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How TCNJ made it into the 2015 Oscars. Nominally.

Rosa Zagari-Marinzoli, assistant dean for the School of Humanities and Social Sciences, was driving to work one morning, listening to the radio, when the Oscar announcements began.

Rosa Zagari-Marinzoli, in the Hollywood hills.
Rosa Zagari-Marinzoli, in the hills of Hollywood.

A movie fan, she pulled into the TCNJ lot and waited to hear the 2015 Best Picture contenders. Soon came a familiar title: Whiplash. Remembering the inquiry she received from a colleague’s son the previous year, Zagari-Marinzoli dashed to her office and Googled her name along with Whiplash. There she was—a TCNJ leader with her own IMDB page.

Zagari-Marinzoli says she never expected to appear at the end of a movie, much less a movie nominated this year for five Oscars. But if you watch Whiplash, you’ll find her name in theclosing credits, listed under “Special Thanks.”

In the summer of 2013, writer/director Damien Chazelle was turning his award-winning short, Whiplash, into a feature-length film of the same name. He needed a template for an academic dismissal letter that would flash on screen and asked his mom, TCNJ history professor Celia Chazelle, for advice.

Celia connected him with Zagari-Marinzoli, who showed Damien TCNJ’s public academic dismissal policy. “He was interested in how students are notified, the policy, and what the notification looks like,” says the assistant dean. She also sent him a general academic dismissal letter that had been stripped of all names and specifics. Damien says he used that model “pretty much word for word” in his film.

“It was sort of a lifesaver,” he adds. “It was very important to me to use both my own experiences and those of people [in academia] to help make the movie as accurate as possible and help ground its world. I was so lucky that I could turn to someone like Rosa to do that for us.”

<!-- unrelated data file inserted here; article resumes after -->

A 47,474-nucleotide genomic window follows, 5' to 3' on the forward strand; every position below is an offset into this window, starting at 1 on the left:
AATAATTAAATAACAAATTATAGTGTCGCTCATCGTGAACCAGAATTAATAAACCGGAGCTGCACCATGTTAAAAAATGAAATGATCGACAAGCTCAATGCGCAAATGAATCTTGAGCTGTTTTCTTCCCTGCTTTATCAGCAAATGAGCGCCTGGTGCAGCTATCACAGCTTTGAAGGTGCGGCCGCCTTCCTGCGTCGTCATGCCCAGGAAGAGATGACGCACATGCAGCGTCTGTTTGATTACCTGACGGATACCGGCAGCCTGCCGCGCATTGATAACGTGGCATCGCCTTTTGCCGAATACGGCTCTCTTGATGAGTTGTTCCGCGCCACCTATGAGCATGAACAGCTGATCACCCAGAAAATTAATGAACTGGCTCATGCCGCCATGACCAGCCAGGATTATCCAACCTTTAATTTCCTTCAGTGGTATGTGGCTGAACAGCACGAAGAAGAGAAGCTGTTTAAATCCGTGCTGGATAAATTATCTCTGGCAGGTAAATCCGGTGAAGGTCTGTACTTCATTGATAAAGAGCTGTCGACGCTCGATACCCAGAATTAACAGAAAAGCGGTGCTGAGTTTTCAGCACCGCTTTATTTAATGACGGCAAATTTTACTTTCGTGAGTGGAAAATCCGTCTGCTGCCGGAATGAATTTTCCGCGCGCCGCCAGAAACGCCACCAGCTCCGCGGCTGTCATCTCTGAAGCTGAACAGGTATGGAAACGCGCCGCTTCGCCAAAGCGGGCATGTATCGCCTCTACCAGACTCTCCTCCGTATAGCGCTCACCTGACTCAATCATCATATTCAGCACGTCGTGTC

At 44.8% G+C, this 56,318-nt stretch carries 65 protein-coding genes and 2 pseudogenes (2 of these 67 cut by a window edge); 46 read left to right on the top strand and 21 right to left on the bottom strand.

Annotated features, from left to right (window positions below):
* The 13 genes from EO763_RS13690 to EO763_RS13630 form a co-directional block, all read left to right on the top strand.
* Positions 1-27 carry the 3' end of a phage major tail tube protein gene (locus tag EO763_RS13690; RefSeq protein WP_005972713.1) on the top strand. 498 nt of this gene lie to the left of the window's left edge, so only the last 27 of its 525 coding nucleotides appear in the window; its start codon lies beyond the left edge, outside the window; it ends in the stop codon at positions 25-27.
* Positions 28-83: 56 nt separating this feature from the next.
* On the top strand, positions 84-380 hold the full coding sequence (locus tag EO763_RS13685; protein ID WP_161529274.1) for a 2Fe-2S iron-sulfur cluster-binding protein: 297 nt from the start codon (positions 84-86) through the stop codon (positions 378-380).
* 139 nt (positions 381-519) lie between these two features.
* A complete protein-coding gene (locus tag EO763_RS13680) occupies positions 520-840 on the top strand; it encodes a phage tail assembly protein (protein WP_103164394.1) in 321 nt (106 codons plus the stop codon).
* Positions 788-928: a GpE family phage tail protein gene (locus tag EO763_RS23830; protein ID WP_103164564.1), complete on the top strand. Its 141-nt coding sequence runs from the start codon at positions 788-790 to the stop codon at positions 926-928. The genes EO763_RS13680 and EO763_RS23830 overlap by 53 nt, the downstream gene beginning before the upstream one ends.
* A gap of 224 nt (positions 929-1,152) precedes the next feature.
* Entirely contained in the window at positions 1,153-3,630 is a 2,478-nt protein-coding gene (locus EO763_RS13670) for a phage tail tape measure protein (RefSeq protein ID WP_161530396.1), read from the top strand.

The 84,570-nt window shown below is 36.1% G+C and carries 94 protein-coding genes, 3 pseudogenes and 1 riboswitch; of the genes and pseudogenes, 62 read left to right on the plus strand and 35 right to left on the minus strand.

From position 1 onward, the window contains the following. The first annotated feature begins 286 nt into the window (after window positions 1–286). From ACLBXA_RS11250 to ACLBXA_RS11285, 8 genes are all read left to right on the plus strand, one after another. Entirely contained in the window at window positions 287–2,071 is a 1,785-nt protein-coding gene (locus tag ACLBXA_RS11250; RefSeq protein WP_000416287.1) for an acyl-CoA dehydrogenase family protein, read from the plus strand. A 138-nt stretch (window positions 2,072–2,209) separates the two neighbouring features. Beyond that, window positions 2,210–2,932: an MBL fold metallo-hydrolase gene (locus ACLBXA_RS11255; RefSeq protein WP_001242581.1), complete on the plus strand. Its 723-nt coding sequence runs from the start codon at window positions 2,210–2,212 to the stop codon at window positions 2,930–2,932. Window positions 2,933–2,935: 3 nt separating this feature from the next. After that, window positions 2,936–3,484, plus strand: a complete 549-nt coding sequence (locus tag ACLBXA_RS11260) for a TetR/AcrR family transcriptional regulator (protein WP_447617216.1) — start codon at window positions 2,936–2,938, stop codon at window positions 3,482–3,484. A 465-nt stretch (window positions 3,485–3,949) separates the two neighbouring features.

Zagari-Marinzoli is modest about her contribution—“my role was very minimal,” she says—and remembers feeling “shocked and surprised” when Celia told her that Damien had included her in the end credits.

Both Celia and Zagari-Marinzoli plan to watch the Oscars this Sunday—and, of course, they’ll be rooting for the same Best Picture nominee.

What Mom—make that Professor Chazelle—will be doing during the Oscars 

TCNJ history professor Celia Chazelle is thrilled that Whiplash—a film written and directed by her son, Damien—is up for Best Picture at the Oscars this Sunday. His film career has been a long time in the making.

“Damien has told us since he was three years old that he wanted to be a filmmaker,” says Celia, who will be watching the red carpet festivities with her husband and Damien’s dad, Bernard, from their home in Princeton. “He was always making films in his head, drawing storyboards for films, and writing stories and screenplays.”

While she says it is “most unlikely” that Whiplash will win big, what really matters is that the film was nominated at all.

“We never expected Oscar nominations before he turned 30,” says Celia (Damien’s 30th birthday fell three days after the announcement). “We think it’s incredible; our heads are still spinning.”


Molly Petrilla

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